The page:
Schizoaffective disorder is also sometimes defined quite differently across studies. There are family study investigators who assign a schizoaffective disorder diagnosis if a single psychotic exacerbation has included a full mood syndrome ("once schizoaffective disorder, always schizoaffective disorder"), or only if all psychotic exacerbations have included a full mood syndrome ("once schizophrenia, always schizophrenia"), or on the basis of judgments of a preponderance of mixed episodes (e.g., the study by the National Institute of Mental Health [NIMH] Genetics Initiative  adopted an additional criterion for schizoaffective disorder: that mood disorder be present for 30% of the periods of psychosis, including neuroleptic treatment periods).
In our experience, diagnostic judgments are often complicated by the difficulty of obtaining the information needed to apply these imprecise diagnostic criteria. Patients tend to overstate past depressive symptoms and understate past psychosis, as demonstrated by 2-year follow-up interviews in the NIMH Collaborative Study of Depression (J. Endicott, personal communication, May 1998). Family members seldom ask patients direct questions about psychosis during periods of relative remission, and standards of documentation of specific symptoms are generally low in both inpatient and outpatient settings. The assessment of current and past mood symptoms can also be confounded by uncertainty about the effects of negative symptoms of schizophrenia, neuroleptic treatment (such as akinesia and akathisia), substance abuse, stressful life events, and demoralization. In clinical practice, schizoaffective disorder diagnoses are probably even less consistent than in research studies. Many clinicians fail to assess the relative persistence of psychotic and mood symptoms between acute episodes, and others expand schizoaffective disorder to include chronic psychosis with a few prominent mood symptoms, as well as mood disorders with a severely psychotic acute presentation.
The relationship between schizophrenia and depressive symptoms is particularly problematic. In a careful follow-up study, Martin et al. (16) found that up to 60% of patients with stable, long-term diagnoses of schizophrenia reported an episode of major depression at some point. Others have estimated that about 25% of patients with schizophrenia may experience depression (17, 18). Since the DSM-III-R criteria for schizoaffective disorder were adopted, two family studies (12, 19) have also reported an increased risk of major depression (but not mania) in relatives of schizophrenic patients.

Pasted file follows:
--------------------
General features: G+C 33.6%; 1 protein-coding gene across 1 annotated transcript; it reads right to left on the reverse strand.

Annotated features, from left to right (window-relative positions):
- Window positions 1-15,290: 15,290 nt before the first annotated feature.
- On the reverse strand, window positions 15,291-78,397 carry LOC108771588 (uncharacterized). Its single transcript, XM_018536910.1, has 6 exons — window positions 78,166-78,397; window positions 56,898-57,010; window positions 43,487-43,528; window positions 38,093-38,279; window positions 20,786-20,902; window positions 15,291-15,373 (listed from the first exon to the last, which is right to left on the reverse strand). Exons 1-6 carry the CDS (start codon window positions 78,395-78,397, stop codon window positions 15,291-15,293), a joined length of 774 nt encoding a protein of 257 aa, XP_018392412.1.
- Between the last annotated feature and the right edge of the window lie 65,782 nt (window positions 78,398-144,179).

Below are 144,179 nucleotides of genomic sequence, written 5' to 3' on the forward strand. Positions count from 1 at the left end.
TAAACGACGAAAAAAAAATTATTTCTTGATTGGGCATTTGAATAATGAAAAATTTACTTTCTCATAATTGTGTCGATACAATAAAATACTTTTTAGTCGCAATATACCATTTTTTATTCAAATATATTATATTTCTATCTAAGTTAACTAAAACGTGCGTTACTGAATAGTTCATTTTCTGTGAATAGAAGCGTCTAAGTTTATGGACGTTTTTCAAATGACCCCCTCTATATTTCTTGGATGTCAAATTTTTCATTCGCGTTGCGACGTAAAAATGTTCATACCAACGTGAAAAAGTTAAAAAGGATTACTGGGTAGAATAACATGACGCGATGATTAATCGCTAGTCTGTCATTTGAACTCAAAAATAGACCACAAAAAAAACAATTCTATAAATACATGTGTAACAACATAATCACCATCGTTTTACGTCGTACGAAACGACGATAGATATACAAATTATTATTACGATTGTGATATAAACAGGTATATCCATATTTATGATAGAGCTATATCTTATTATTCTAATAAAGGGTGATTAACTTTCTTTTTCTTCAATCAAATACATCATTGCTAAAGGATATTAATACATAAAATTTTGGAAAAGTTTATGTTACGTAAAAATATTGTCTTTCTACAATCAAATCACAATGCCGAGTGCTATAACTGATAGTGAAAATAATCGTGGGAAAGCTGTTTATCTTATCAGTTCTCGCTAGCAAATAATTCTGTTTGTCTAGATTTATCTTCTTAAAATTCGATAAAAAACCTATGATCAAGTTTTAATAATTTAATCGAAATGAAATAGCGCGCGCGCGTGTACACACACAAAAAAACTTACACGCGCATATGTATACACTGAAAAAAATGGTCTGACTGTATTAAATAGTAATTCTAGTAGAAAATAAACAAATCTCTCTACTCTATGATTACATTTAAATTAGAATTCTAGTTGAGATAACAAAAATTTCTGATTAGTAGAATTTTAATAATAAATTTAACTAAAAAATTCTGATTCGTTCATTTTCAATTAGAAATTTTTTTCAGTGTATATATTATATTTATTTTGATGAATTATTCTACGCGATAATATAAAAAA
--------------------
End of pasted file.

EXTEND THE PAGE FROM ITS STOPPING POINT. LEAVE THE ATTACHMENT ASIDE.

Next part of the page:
In the light of these considerations, the clinician should bear in mind that the research literature on treatment of schizoaffective disorder can only be used as a guide if a given study’s approach to diagnosis or assessment is carefully considered, and that the research evidence is an imperfect guide given the poor reliability of schizoaffective disorder diagnoses.
The clinician is therefore faced with a spectrum of patients with mixtures of schizophrenic and mood symptoms and syndromes. At one extreme of this spectrum is the patient whose early course seems most consistent with a psychotic mood disorder, who then develops more persistent psychotic symptoms suggesting schizoaffective disorder, but who has some concurrent mood symptoms (such as excited mood or subjective depression) that suggest a chronic mood disorder with psychosis. At the other extreme is the patient with very chronic features of schizophrenia, who also has symptoms that suggest a mood "component" although not a full mood syndrome. In between are patients with varying degrees of recurrence and persistence of mood symptoms or syndromes and of schizophrenic symptoms. The research literature summarized above provides essentially one distinction that can be assessed reliably and that is predictive of response to treatment: there are patients with mood syndromes and psychosis that never persists after remission of the mood symptoms (i.e., primary mood disorders with psychosis) and patients with psychosis that is observed for weeks or longer in the absence of mood syndromes (schizophrenia and schizoaffective disorder). The distinction between schizophrenia and schizoaffective disorder is apparently more difficult to assess reliably, and many clinical issues regarding patients with mixed psychotic and mood disorders have received little study.
Clinical practice with these patients appears to be dominated by anecdotal experience and by simplistic analogies. For example, if a chronic schizophrenic patient has expansive behavior and grandiose delusions, lithium or anticonvulsant drugs are often added to a neuroleptic regimen because of the assumption that this will help a manic component. While anecdotal experience cannot be ignored in the absence of good data from controlled studies or when the patient fails to respond to proven treatments, it is important to give first consideration to available controlled studies. We review here the available data on treatment of two types of patients: those diagnosed as having schizoaffective disorder (RDC schizoaffective disorder, mainly schizophrenic subtype; DSM-III-R schizoaffective disorder; or the equivalent) and those with a diagnosis of schizophrenia and concurrent mood symptoms (with depressive symptoms receiving the most study). We focus on controlled, parallel-group trials but also review retrospective data based on large samples and uncontrolled data relevant to issues that have not been addressed by controlled trials.